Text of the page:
Opinion: How to persuade the rich to give it away

Nick Cater, a consultant and writer: catercharity@yahoo.co.uk

Leaving aside Gordon Brown's failure to return VAT to non-profit organisations, the voluntary sector's lacklustre fundraising growth from bequests and much else, and companies' tough resistance to payroll giving, what is the biggest gap in charity income?

Yes, it's those growing numbers of pesky rich Brits again, darn it, managing to keep all or most of their wealth by not giving much away, unlike the Yanks, with their grand charity tax breaks and an aristocracy of affluence that relies on conspicuous consumption and generous donation.

So how should charities inspire the wealthy, from the latest entrepreneurs to the landed gentry, to share their luck (and shell out their fair share)? And was that not one of the principal purposes of the carefully named Beacon Awards? Apparently not.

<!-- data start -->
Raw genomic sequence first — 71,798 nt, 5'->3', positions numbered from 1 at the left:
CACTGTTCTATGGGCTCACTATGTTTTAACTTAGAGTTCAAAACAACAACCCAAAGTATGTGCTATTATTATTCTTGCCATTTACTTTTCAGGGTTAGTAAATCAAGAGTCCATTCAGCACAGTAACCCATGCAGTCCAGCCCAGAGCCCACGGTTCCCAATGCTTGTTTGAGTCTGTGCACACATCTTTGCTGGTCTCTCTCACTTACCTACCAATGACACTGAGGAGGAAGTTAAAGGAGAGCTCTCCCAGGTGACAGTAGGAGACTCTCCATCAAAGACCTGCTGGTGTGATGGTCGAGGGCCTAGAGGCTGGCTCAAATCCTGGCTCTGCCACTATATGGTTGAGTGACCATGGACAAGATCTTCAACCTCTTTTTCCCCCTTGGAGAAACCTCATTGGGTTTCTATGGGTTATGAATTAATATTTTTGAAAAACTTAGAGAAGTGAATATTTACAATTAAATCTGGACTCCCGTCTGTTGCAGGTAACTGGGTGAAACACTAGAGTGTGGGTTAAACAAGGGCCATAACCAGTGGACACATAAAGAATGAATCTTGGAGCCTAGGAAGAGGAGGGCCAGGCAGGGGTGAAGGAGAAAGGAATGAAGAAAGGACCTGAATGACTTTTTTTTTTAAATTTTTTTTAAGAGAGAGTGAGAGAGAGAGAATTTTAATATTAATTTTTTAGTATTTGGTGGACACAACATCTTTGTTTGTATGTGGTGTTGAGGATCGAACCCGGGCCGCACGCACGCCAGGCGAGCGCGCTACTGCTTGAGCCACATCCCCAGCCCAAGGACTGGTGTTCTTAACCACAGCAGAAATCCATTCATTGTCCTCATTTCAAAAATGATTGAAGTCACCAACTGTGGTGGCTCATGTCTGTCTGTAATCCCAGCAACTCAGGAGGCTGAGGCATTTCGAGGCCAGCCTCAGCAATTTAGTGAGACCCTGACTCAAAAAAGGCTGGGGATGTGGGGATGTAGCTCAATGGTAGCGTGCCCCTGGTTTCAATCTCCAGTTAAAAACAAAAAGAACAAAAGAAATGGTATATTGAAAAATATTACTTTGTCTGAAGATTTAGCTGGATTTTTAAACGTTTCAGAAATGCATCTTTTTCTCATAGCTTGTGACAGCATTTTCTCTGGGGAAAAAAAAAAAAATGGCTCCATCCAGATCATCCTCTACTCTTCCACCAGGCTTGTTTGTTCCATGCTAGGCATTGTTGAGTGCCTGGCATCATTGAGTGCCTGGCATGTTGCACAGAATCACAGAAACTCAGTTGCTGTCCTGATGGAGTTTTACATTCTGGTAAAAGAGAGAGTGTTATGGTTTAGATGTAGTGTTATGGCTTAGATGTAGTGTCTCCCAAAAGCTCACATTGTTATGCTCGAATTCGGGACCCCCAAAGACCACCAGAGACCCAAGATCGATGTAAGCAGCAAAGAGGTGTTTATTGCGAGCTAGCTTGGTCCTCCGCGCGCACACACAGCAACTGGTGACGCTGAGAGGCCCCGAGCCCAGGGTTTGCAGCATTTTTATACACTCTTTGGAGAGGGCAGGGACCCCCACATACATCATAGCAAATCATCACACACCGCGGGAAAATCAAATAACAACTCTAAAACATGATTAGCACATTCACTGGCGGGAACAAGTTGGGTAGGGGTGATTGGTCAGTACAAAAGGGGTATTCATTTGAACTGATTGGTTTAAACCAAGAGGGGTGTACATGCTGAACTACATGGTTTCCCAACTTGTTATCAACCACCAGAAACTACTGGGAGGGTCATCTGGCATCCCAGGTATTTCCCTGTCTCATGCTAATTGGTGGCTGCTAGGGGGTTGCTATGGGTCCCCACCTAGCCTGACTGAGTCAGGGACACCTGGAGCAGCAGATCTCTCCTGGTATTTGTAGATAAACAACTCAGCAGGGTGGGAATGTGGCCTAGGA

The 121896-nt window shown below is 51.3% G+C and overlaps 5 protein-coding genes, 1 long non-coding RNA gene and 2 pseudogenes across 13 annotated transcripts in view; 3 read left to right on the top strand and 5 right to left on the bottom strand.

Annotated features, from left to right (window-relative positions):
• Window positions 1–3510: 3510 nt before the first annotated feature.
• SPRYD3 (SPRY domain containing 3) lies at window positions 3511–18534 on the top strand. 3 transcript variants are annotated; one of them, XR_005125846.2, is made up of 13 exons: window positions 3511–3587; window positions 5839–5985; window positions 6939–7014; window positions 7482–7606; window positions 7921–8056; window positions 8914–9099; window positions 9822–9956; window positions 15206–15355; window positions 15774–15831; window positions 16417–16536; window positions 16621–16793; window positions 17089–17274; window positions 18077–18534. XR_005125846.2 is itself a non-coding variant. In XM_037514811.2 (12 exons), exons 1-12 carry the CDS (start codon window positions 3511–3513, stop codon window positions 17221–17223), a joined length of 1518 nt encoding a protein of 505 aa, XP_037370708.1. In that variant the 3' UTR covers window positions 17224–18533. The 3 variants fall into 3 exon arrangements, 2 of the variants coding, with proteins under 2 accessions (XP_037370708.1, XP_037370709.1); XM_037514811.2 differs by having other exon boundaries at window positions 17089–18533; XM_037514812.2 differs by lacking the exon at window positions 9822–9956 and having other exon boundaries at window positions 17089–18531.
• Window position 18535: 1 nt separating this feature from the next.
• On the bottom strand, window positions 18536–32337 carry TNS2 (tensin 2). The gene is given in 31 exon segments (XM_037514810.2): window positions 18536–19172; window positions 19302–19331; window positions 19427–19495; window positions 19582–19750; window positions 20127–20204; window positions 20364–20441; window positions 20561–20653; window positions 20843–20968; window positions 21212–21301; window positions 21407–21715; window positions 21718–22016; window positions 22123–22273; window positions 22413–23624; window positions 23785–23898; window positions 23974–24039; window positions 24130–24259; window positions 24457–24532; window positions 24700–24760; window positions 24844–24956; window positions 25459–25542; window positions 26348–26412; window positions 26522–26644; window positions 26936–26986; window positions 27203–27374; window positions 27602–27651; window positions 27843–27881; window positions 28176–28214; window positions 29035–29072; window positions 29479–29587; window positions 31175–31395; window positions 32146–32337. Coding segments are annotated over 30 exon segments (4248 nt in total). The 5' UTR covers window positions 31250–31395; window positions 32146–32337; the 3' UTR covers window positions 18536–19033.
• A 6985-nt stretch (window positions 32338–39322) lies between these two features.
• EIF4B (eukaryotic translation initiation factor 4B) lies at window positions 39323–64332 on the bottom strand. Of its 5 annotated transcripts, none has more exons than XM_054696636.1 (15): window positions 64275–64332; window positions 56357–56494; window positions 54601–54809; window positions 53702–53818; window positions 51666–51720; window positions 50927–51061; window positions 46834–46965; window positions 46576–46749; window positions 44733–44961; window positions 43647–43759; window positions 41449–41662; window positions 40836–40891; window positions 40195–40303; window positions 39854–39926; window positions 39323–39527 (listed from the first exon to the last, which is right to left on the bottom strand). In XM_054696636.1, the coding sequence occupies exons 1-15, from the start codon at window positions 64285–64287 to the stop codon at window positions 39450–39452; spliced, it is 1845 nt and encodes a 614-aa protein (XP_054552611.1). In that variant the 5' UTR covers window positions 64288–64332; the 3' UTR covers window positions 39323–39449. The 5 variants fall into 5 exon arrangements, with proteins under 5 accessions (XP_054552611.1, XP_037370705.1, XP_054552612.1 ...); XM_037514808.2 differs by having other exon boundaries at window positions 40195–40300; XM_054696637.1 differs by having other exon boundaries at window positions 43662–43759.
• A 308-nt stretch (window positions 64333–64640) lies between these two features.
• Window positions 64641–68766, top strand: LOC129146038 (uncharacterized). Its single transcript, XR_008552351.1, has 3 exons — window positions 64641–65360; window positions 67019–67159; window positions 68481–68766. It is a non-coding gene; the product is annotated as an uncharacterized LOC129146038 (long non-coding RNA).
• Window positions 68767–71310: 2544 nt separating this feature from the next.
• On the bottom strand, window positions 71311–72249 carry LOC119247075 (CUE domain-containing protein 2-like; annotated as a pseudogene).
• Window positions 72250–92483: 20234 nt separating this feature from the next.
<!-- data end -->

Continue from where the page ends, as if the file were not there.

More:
In its mission to "encourage individual contributions" and "showcase best practice in giving", Beacon has put back this year's nomination deadline by a week to 8 November, not because of falling entries - 2003 attracted 765, 2004 attracted 400 - but because, it says, of the time essential to scrutinise the many nominations for this year's six prize categories.

The categories include family philanthropy for the first time, which is a useful addition to an overlong list of awards and winners - 18 last time - that ranges far wider than the key challenge of getting those wallowing in the stuff to hand over more than a pittance.

Yes, the names include Goldsmith, Shirley, Hunter and Rausing by way of Bob Geldof and Jamie Oliver, but for the most part the winners are eminently worthy and less than rich. Yet, since the shortage is wealthiness not worthiness, Beacon seems unlikely to inspire many millionaires to take up philanthropy.

Having myself struggled to secure media coverage for a $1m prize rather than Beacon's top whack £20,000, I suspect awards are an inadequate tool for redirecting a culture towards giving.

To that end, one useful US practice is private seminars organised by a philanthropic multimillionaire in discreet locations at which the seriously rich can discuss among themselves and away from any publicity the why and how of big gifts without advisers or intermediaries getting in the way.

Perhaps what the rich really need is less a leading light and more a little shade.

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